If there was one bright spot in the disastrous 2017 season for Florida State, it was the emergence of Cam Akers at running back.
A five-star freshman, it took until the fourth game of the season for Akers to have his first 100-yard performance. He would eclipse that mark thrice more, en route to breaking Dalvin Cook’s freshman rushing record.
Akers finished his freshman season with 1,025 rushing yards and seven touchdowns while adding 116 receiving yards and a score as well. He also showcased his passing abilities from high school, tossing a 47-yard pass in Florida State’s game against Boston College.
While Akers isn’t the fastest player on the team, he has enough speed in the open field to run away from defenders. He is also a very powerful player and is strong enough to drag defenders to get tough yards as well.
But while Akers was phenomenal as a freshman, it is clear that the talented 5-11, 213-pound sophomore from Mississippi has not yet reached his potential.
After all, Akers was a quarterback in high school. His freshman season in Tallahassee was the first time he has devoted to the running back position. While he is a naturally talented runner, the nuances of the position, like receiving and pass blocking, are still a work in progress.
Once he learns those, it is clear that Akers will be a special player for the ’Noles.
Akers shows off his receiving skills. Make a man look silly. Nice. pic.twitter.com/hmQvNzfs7M— Dakota Moyer (@DakMoyer) September 3, 2017
But Florida State does not have to ride Akers into the ground this season.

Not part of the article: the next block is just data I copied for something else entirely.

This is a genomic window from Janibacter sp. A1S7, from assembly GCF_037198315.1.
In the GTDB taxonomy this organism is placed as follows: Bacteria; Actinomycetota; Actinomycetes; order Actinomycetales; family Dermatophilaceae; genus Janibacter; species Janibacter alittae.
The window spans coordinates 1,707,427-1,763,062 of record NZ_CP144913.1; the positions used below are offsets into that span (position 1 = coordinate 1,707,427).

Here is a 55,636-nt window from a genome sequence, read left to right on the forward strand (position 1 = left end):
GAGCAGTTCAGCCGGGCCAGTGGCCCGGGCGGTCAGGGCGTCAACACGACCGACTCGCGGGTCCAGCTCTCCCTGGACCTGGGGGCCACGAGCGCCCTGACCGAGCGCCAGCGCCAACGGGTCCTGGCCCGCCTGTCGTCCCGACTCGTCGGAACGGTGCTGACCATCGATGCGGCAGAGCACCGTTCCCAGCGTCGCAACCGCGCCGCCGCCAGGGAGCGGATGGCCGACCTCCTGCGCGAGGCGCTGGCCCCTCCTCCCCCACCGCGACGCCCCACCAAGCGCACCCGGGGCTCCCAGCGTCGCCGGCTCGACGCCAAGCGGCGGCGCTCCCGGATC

With Jacques Patrick returning for his senior season, FSU will have one of the best running back tandems in the country.
At 6-3, 235-pounds, Patrick is a bigger back, more suited to breaking tackles than running away from people in the open field. He spent the first two years of his career in Tallahassee as the No. 2 back behind Cook, but enjoyed a breakout season as a junior with 748 yards and seven scores despite missing time with injury.
If Akers is the lightning, Patrick is the thunder. The senior from Orlando averaged 5.6 yards per rush last season, often times grinding out tough yardage behind poor run blocking. Patrick is also good in pass protection and has 31 receptions throughout his career, making him the perfect change-of-pace back for Willie Taggart’s Gulf Coast offense.
Behind Akers and Patrick are a plethora of talented runners that could contribute if needed.
Amir Rasul has seen limited playing time through his first two seasons, but will likely be FSU’s primary kick returner this season. The electric junior possesses insane track speed and is a threat to take it to the house every time he touches the ball. Be on the lookout for Taggart to incorporate his speed on jet-sweeps in the new offense.
Khalan Laborn and Zaquandre White are two former blue-chip recruits that redshirted in their first seasons on campus. Now redshirt freshmen, look for them to have defined roles in Taggart’s offense. Laborn was tagged as an all-purpose back in high school and could contribute in the passing game early in the season.
One position that we will not see on the field this year is the fullback, marking the end of an era for Florida State football. But more on that in our future previews. With the Seminoles moving to a spread offense under Taggart, former fullbacks on the roster, like Jonathan Vickers and Gabe Nabers, have been reclassified as tight ends.
Even with questions at quarterback, whoever starts under center will have many talented running backs in the backfield. Akers is primed to be a star, Patrick is already a seasoned veteran, and the ’Noles have blue-chips waiting in the wings. Get ready for the Gulf Coast offense to run all over defenses.